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Streep doesn’t think that all AMCs are bad or “greedy,” he just tries not to work for the ones that don’t pay fair fees or invest in hiring competent staff. “Right after the real estate crash, business was tight and we knew we had to deal with AMCs with untrained staff. But as the real estate market picked up, appraisers have more options and they’re going to remember which AMCs treated them well,” says Streep.

Joseph Cagle, an appraiser from Warner Robbins, Georgia, is an appraiser who worked for one AMC both before and after they began utilizing call-centers in India. “I really don’t have a problem with the call-center in India,” says Cagle, who admits that globalization has changed the way that we all do business. “The problem is that it’s incredibly difficult to discuss issues regarding an appraisal when the person you’re talking to usually doesn’t have a clue what you’re talking about,” says Cagle.

“We’re talking about someone who usually has little or no knowledge about the appraisal process, your geographic region, or even what an appraisal report is supposed to contain—it makes it pretty difficult to negotiate fees, let alone deal with the 100 follow-up questions that typically follow,” says Cagle.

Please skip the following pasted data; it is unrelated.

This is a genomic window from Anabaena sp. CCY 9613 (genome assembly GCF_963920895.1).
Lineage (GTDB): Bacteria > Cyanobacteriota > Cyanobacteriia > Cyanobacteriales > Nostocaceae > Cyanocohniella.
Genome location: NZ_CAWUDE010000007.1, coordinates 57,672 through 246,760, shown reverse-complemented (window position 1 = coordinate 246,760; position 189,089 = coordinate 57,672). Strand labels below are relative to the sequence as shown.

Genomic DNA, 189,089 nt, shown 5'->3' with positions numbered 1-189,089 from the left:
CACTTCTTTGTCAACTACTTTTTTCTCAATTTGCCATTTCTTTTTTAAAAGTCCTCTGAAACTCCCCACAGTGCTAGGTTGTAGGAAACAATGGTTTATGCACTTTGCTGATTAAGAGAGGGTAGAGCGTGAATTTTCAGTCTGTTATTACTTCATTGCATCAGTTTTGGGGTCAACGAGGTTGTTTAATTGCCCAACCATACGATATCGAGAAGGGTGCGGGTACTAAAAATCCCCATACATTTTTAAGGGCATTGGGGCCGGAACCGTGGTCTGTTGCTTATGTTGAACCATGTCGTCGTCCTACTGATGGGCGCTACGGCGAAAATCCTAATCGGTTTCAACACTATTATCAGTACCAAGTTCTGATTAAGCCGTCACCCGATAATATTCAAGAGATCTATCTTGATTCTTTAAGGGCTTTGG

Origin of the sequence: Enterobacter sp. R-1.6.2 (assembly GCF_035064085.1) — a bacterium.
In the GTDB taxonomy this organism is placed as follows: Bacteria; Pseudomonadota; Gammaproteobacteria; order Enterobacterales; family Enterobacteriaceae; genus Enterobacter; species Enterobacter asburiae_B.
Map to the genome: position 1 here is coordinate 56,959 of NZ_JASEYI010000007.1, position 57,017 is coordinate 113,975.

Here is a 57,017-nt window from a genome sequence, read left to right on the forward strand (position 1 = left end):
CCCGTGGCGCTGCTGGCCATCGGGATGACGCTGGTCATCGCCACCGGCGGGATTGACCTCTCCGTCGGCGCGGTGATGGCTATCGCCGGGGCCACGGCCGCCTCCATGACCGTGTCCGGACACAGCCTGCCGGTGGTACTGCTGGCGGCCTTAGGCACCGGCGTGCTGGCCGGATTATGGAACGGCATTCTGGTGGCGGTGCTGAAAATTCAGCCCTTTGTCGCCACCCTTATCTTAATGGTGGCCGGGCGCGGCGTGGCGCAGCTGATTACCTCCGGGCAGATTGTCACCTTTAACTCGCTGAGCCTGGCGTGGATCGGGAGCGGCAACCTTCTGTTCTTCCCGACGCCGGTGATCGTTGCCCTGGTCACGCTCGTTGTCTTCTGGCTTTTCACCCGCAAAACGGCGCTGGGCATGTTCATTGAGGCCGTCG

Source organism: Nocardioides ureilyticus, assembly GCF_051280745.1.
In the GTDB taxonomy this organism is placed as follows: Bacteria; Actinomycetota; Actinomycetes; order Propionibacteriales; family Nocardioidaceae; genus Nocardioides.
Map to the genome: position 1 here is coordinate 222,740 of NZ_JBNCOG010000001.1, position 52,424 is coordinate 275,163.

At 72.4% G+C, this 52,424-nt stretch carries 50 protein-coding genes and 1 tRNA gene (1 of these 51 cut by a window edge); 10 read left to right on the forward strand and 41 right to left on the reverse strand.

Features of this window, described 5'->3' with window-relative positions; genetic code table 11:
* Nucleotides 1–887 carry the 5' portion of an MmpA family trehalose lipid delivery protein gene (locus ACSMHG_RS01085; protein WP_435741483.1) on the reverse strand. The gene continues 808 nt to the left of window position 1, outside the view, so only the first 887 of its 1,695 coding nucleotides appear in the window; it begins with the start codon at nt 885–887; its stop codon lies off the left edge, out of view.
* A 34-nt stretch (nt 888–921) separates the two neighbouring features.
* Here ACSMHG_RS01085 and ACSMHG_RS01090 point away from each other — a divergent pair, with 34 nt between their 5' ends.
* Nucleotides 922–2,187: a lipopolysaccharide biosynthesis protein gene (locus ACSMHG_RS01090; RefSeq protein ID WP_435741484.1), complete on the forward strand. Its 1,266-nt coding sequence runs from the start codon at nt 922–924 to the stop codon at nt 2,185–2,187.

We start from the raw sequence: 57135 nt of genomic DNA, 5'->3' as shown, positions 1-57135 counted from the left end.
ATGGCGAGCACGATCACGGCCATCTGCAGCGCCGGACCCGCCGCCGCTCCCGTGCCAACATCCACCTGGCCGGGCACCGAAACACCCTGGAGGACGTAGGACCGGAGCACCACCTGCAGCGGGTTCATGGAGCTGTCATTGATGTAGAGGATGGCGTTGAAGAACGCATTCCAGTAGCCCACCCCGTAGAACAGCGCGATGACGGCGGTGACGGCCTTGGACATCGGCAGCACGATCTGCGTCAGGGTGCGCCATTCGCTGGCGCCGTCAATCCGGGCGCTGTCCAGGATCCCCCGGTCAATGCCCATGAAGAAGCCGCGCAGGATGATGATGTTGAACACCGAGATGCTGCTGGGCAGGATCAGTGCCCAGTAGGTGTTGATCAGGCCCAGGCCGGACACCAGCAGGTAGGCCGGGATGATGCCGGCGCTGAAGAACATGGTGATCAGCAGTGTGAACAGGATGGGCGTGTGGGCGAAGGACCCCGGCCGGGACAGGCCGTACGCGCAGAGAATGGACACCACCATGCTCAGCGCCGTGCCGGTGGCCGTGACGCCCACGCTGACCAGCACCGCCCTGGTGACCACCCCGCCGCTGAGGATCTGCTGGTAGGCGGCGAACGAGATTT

Echoing the sentiments of other appraisers who raise their fees on AMCs that are difficult to deal with, Cagle says that he usually charges “problem” AMCs two to three times his normal fee because their staff typically have 100 questions, many of which have already been addressed in the report, which makes it clear that the report wasn’t even read by the staff. In fairness, Cagle says that inexperienced AMC staff is nothing new to the industry, but the language barrier and the lack of knowledge about appraising certainly make things a little more difficult. “The calls at eight o’clock on Sunday night certainly don’t help either,” says Cagle.

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OREP Appraiser E&O Insurance

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Richard Hagar, SRA, has a similar story, but this time it involved a review appraiser. He says that about two years ago he received a call from a review appraiser. “He had impeccable British English and there was significant time lag in our conversation, the kind you would expect when you talk to someone on the other side of the world. After speaking to him further, he ended up telling me that he was calling me from India,” says Hagar.

Great Expectations